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Turkey genome mapped just in time for Thanksgiving


September 12, 2010

US scientists have mapped 90 percent of the domestic turkey genome

US scientists have mapped 90 percent of the domestic turkey genome

In the past few months, we’ve received announcements regarding the mapped genomes of wheat, of apples, and even the repulsive human body louse. Now, researchers from the US Department of Agriculture (USDA) have sequenced 90 percent of the genome of Meleagris gallopavo, which you may know as the domestic turkey.

The researchers used “next generation” technology at the USDA’s Agricultural Research Service (ARS) labs in Maryland, and at Virginia Tech University's Bioinformatics Institute, to simultaneously produce millions of DNA sequences. While ARS concentrated on shorter DNA fragments, Virginia Tech went after longer strands, all of which were subsequently interwoven by new computer programs.

Physical, comparative and genetic maps assembled at Michigan State University and the University of Minnesota were then used to match the DNA sequences to the turkey’s 33 chromosomes. Ultimately, the project ended up involving 68 scientists from 28 international institutions. The whole thing took less than a year, apparently at a fraction of what it cost to sequence the chicken and cow genomes, and the results are now publicly available online.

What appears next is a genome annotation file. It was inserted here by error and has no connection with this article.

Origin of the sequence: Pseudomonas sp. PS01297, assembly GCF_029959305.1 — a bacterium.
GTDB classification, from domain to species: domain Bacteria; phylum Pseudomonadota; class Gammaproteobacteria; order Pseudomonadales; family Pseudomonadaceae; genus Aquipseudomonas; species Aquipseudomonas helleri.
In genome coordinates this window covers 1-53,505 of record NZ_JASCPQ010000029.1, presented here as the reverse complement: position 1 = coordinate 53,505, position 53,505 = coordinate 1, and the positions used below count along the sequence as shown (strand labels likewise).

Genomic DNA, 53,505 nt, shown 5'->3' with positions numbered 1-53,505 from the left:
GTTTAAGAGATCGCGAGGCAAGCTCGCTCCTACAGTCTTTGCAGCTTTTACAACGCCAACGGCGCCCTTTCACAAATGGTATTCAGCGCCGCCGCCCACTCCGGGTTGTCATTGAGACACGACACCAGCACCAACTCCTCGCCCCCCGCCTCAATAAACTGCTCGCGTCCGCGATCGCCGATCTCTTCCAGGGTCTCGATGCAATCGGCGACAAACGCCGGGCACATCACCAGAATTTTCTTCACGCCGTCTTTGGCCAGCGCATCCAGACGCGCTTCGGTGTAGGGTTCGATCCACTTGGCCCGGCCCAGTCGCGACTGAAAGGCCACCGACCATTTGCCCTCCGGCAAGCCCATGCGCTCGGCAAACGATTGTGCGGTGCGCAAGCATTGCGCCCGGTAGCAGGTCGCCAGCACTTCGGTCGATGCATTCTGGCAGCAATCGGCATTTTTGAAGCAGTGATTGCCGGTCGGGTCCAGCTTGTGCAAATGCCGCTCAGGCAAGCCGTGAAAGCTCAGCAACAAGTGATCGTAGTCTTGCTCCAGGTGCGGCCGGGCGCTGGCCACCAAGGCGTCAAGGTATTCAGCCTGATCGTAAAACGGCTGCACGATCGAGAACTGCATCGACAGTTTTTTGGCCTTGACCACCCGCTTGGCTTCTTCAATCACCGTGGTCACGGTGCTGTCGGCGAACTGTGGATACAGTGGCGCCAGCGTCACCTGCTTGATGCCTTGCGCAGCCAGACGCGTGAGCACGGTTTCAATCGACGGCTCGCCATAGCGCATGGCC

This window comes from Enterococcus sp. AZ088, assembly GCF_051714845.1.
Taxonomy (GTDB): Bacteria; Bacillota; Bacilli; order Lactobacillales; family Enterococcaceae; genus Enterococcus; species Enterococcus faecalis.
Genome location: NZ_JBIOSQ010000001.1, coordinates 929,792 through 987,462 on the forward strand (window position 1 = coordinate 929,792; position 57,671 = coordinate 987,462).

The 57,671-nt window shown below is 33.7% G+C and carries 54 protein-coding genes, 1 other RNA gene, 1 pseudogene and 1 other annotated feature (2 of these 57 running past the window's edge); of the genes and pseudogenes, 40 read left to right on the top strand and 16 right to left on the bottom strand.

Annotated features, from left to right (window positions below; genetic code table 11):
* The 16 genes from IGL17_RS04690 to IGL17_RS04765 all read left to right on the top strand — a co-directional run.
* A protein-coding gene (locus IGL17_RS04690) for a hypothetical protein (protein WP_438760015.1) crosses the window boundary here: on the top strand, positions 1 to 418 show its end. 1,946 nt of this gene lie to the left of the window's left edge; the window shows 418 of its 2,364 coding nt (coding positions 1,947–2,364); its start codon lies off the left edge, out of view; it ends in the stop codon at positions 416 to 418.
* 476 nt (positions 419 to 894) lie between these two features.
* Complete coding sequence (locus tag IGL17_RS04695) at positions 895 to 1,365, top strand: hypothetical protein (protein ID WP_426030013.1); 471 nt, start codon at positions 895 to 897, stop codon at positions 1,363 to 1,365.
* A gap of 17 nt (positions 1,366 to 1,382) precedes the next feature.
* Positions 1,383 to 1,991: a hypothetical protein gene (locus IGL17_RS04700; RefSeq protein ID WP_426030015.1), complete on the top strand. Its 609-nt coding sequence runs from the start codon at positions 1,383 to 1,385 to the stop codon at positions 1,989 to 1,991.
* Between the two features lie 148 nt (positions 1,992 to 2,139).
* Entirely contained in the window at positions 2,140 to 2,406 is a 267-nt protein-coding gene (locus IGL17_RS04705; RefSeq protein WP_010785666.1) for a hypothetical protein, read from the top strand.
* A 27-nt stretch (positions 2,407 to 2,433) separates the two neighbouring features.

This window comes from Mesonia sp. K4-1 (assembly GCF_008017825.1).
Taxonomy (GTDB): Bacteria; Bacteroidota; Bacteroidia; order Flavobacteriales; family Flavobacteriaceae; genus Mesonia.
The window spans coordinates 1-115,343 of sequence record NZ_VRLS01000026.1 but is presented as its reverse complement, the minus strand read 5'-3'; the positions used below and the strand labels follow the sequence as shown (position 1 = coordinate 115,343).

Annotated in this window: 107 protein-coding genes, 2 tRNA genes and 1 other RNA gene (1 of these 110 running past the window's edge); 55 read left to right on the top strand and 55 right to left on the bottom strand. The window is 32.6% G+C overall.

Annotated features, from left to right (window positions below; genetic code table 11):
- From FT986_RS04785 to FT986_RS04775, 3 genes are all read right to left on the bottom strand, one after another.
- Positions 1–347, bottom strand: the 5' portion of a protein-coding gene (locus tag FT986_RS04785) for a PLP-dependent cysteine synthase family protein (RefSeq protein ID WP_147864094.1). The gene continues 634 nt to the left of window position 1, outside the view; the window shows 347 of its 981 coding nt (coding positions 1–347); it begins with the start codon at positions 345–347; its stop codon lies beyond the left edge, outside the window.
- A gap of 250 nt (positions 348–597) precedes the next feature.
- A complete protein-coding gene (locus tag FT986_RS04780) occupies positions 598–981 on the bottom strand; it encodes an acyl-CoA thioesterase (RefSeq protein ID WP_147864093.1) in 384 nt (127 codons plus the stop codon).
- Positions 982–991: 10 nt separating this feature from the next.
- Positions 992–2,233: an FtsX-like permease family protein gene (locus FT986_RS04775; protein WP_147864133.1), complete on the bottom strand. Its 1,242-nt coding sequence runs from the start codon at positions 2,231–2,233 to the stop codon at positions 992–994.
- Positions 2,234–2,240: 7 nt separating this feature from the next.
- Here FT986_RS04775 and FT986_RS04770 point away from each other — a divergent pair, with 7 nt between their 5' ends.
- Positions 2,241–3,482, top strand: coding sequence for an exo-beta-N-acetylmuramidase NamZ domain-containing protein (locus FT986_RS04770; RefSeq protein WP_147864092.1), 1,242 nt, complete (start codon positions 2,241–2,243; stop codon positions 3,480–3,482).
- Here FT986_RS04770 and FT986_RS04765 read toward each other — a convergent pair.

So, does this mean that we can anticipate a legion of Frankenturkeys? Hopefully not. What the USDA does hope is that – through selective breeding – bigger, meatier turkeys can be produced.

About the Author
Ben Coxworth An experienced freelance writer, videographer and television producer, Ben's interest in all forms of innovation is particularly fanatical when it comes to human-powered transportation, film-making gear, environmentally-friendly technologies and anything that's designed to go underwater. He lives in Edmonton, Alberta, where he spends a lot of time going over the handlebars of his mountain bike, hanging out in off-leash parks, and wishing the Pacific Ocean wasn't so far away. All articles by Ben Coxworth
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